Men's Voices, Men As Allies

Venus and Mars

The following is an excerpt from Ethical Wisdom: What Makes Us Good by Mark Matousek

ethical wisdomThough we strive for gender equality in our politically correct, postfeminist world, our ethical lives are not immune to mammalian biology. We cannot understand men and women’s different ethical lives without acknowledging these bodily differences. In fact, much of our scientific knowledge about empathy is drawn from studies on parenting and gender distinction, the odd ways that men and women differ in how we choose mates, remain faithful (or not), reconcile with each other in couples and groups (or not), and approach questions of selfishness, justice, harm, and respect.

Sex is an excellent starting point for understanding these differences. The anatomical difference between the sex cells of men and women is extreme. The human egg is eighty-five thousand times larger than the human sperm, and the implications of this vast disparity complicate human sexual life enormously. A woman produces only about four hundred eggs during her entire lifetime (of which only twenty or so can actually become infants). Men release in the neighborhood of a hundred million sperm with each ejaculation. As E. O. Wilson has described it, “Once he has achieved fertilization, [the male’s] purely physical commitment has ended.” Although the man’s genes will benefit as much as the woman’s, his investment will be far less than hers unless she can convince him to stay and help raise the kids. That, of course, is the ethical rub.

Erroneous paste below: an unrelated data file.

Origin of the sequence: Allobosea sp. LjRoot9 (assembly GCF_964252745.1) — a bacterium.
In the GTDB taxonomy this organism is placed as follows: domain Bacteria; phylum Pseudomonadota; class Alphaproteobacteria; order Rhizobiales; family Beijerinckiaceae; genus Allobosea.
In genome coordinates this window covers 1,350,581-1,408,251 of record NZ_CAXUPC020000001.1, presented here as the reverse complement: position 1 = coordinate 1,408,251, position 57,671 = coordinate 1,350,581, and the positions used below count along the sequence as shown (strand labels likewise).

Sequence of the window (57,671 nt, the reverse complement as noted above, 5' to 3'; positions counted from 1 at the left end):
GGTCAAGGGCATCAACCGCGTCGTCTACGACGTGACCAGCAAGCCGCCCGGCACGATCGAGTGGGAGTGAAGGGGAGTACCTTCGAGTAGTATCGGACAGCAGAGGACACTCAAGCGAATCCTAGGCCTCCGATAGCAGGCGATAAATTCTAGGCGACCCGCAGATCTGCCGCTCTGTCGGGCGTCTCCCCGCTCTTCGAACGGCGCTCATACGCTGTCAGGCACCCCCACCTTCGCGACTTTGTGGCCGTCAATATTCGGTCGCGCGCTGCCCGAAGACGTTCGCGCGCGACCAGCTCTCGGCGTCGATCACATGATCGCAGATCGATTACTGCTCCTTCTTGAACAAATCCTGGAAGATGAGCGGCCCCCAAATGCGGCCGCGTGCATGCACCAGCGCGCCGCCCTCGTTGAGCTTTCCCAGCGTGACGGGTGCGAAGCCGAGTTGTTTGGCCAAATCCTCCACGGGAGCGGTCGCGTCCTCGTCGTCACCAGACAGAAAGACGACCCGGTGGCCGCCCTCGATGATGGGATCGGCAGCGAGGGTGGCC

“If a man were given total freedom to act, he could theoretically inseminate thousands of women in his lifetime, while women must protect their precious few children,” Wilson writes. “It pays males to be aggressive, hasty, fickle, and undiscriminating…[and] for females to be coy, to hold back until they can identify the males with the best genes . . . ” Female humans are relative prudes compared to our ape cousins, by the way; at her sexual prime, a female chimp advertises her wares with a large pink patch of sexual skin, and for ten days during a thirty-six-day cycle, copulates several dozen times a day with every male she can get her hands on. Human males are “moderately polygynous,” on the other hand, and initiate most of the changes in sexual partnership. While three-fourths of all human societies permit the taking of multiple wives (and most of them encourage the practice by law and custom), a woman’s marriage to multiple husbands is sanctioned in fewer than one percent of societies.